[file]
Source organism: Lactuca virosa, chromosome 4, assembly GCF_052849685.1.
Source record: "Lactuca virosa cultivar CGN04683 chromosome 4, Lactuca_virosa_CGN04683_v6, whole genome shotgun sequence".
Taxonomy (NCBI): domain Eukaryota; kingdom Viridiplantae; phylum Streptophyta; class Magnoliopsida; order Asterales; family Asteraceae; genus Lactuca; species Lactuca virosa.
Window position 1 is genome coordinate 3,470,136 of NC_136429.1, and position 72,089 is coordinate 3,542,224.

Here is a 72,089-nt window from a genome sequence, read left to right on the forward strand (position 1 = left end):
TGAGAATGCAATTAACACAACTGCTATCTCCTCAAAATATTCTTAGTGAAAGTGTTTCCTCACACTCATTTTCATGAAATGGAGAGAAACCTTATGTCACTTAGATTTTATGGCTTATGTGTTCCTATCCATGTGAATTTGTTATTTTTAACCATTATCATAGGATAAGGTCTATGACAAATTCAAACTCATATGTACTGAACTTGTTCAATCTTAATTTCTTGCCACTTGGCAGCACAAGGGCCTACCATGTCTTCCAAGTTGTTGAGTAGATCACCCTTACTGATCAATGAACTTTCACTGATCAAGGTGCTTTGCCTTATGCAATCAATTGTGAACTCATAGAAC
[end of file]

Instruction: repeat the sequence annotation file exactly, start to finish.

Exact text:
Source organism: Lactuca virosa, chromosome 4, assembly GCF_052849685.1.
Source record: "Lactuca virosa cultivar CGN04683 chromosome 4, Lactuca_virosa_CGN04683_v6, whole genome shotgun sequence".
Taxonomy (NCBI): domain Eukaryota; kingdom Viridiplantae; phylum Streptophyta; class Magnoliopsida; order Asterales; family Asteraceae; genus Lactuca; species Lactuca virosa.
Window position 1 is genome coordinate 3,470,136 of NC_136429.1, and position 72,089 is coordinate 3,542,224.

Here is a 72,089-nt window from a genome sequence, read left to right on the forward strand (position 1 = left end):
TGAGAATGCAATTAACACAACTGCTATCTCCTCAAAATATTCTTAGTGAAAGTGTTTCCTCACACTCATTTTCATGAAATGGAGAGAAACCTTATGTCACTTAGATTTTATGGCTTATGTGTTCCTATCCATGTGAATTTGTTATTTTTAACCATTATCATAGGATAAGGTCTATGACAAATTCAAACTCATATGTACTGAACTTGTTCAATCTTAATTTCTTGCCACTTGGCAGCACAAGGGCCTACCATGTCTTCCAAGTTGTTGAGTAGATCACCCTTACTGATCAATGAACTTTCACTGATCAAGGTGCTTTGCCTTATGCAATCAATTGTGAACTCATAGAAC